Today was planned as a shorter day, after the last two quite long days, however, it was one of the hardest days so far, because of the very hilly coast around Hastings. The weather continues dry, although there was a brief snow flurry at the end of the day, and the wind is sharp. For much of the walk we were sheltered on the north side, so did not suffer too much from the breezes.
We set out after a late breakfast in our favourite Dover café, followed by a drive back to Rye. We continued to follow the Royal Military Canal path, which overlaps in part with the Saxon Shore Way. After some 3 miles of walking (down Dumb Woman’s Lane!!) we reached the gorgeous town of Winchelsea, up on a bluff, overlooking the coast. The town itself, once directly on the coast, still has three mediaeval gates, and the remains of St Thomas’ Church, destroyed by the French in the middle ages. We stopped for lunch (see review) then continued along the flat canal path to Cliffs End on the coast. This is where the pain began! The path climbed up to Fairlight (a very dull dormitory town of bungalows, reminiscent of the older suburbs of Sydney with pristine bungalows and elderly men mowing already neat grass) and then to the top of the cliffs at the Hastings Country Park. For 5 miles the path climbed up a cliff, then dropped sharply down to a ravine, then up another cliff, and down again. Bridget’s feet were suffering and my knees were getting very fractious by the time we arrived in Hastings. The old town has some rather nice buildings, including some interesting sheds which apparently are used for making, storing and drying fishing nets, but the majority of it is faded Victorian seaside with amusement arcades at every turn.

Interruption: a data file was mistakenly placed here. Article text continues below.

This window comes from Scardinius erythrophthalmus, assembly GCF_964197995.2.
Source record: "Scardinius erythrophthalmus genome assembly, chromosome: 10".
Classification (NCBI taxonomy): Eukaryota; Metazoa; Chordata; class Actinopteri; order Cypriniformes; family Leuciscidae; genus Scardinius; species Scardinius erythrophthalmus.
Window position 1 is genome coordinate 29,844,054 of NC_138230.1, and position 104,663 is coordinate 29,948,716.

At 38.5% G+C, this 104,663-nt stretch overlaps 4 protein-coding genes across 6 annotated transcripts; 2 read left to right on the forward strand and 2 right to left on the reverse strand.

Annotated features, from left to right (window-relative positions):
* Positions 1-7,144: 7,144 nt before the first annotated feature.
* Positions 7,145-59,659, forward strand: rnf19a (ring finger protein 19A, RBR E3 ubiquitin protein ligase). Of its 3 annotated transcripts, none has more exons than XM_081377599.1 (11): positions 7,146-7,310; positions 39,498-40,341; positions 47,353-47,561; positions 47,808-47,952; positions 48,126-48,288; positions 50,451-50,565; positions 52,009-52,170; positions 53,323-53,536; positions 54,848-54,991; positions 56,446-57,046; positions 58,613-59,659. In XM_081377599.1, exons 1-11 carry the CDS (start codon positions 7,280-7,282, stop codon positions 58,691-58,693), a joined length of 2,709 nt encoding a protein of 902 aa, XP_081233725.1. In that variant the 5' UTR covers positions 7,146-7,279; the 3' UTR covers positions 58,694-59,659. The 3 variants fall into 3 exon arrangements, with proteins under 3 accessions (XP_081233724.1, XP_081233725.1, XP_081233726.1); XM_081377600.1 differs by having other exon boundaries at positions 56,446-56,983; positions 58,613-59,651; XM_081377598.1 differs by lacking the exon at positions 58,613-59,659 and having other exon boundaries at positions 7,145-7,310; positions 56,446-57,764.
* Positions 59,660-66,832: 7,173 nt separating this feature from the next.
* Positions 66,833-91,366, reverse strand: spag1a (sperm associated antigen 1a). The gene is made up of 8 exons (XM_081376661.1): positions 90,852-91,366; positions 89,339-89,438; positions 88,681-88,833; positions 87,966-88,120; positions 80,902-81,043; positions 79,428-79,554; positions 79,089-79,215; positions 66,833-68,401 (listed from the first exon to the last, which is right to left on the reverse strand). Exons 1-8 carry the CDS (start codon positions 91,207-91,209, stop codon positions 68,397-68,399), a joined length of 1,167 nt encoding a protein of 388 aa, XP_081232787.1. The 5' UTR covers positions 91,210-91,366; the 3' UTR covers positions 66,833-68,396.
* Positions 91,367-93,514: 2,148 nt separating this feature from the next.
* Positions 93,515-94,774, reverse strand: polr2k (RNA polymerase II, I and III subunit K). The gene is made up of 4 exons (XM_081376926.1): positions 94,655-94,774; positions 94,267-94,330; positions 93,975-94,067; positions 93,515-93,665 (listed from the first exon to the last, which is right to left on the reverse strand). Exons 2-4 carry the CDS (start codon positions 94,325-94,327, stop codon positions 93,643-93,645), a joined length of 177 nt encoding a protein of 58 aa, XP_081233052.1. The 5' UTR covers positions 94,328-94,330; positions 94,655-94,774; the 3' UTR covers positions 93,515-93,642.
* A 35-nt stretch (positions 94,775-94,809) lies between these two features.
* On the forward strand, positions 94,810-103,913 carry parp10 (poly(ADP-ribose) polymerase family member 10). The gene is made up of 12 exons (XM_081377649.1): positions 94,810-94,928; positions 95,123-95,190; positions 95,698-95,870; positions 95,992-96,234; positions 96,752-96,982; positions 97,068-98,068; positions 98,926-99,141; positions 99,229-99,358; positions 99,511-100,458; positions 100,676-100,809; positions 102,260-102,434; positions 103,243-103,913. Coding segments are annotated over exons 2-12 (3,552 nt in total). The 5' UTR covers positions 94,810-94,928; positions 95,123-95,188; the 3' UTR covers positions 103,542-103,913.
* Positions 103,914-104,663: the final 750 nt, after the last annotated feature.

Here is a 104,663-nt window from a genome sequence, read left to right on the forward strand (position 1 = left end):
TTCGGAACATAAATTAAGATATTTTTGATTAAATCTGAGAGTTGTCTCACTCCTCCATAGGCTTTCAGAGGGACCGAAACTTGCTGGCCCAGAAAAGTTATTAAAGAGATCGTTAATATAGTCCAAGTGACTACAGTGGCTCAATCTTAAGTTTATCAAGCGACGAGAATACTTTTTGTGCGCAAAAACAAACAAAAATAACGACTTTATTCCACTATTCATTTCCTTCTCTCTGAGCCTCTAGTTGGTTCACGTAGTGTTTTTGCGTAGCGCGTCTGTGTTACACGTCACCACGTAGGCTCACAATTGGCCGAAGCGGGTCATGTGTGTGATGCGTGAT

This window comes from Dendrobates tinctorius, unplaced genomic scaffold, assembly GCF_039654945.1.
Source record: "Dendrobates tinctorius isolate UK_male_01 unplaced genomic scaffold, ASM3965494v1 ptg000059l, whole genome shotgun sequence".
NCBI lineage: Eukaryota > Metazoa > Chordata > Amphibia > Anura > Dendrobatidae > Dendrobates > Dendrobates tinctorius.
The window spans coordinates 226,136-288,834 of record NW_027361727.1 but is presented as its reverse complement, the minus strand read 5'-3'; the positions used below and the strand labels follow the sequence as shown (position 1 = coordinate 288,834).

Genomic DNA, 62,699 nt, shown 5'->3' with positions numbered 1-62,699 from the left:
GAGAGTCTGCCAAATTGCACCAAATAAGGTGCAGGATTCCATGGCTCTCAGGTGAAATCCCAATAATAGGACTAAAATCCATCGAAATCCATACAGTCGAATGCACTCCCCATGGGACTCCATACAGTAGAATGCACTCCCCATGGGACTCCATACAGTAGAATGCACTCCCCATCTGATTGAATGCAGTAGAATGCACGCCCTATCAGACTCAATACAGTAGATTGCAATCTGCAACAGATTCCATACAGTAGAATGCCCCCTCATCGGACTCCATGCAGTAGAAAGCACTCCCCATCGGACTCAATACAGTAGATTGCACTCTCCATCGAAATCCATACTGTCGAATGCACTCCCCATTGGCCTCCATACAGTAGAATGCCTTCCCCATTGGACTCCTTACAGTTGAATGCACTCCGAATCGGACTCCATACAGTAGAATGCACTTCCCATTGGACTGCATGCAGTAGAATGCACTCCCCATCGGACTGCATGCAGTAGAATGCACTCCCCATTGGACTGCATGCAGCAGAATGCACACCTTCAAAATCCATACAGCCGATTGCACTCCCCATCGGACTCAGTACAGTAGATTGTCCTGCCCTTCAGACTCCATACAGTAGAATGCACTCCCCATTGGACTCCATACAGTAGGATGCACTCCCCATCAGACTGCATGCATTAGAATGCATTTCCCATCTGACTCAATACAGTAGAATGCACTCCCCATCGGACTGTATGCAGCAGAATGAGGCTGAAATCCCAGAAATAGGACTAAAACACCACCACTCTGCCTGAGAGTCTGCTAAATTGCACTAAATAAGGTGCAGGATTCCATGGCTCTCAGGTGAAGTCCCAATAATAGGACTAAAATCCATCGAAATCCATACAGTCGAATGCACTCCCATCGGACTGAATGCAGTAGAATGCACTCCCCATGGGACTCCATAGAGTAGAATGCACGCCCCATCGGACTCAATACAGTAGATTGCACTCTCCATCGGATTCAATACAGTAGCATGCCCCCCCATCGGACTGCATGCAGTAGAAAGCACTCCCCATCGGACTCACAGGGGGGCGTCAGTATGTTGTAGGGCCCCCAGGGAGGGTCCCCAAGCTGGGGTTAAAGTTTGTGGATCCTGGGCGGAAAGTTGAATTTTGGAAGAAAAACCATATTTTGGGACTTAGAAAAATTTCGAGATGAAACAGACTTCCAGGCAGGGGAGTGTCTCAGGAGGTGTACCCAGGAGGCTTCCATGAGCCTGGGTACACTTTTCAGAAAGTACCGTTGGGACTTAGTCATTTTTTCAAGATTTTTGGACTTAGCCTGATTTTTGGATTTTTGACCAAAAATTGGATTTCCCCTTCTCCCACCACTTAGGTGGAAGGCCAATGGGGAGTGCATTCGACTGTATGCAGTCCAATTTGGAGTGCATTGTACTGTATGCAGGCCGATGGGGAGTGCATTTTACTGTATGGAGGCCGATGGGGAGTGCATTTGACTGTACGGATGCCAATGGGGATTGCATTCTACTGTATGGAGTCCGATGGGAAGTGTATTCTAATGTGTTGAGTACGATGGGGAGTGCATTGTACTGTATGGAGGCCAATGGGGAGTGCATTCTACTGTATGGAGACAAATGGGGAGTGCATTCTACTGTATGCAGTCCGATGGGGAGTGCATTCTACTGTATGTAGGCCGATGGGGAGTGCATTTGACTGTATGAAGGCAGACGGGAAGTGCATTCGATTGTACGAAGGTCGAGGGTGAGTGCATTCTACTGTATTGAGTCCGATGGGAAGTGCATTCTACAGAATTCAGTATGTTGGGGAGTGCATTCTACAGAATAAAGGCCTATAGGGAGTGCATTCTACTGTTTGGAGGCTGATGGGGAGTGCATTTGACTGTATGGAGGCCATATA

I have now completed the whole of the Saxon Shore Way, from Gravesend to Hastings.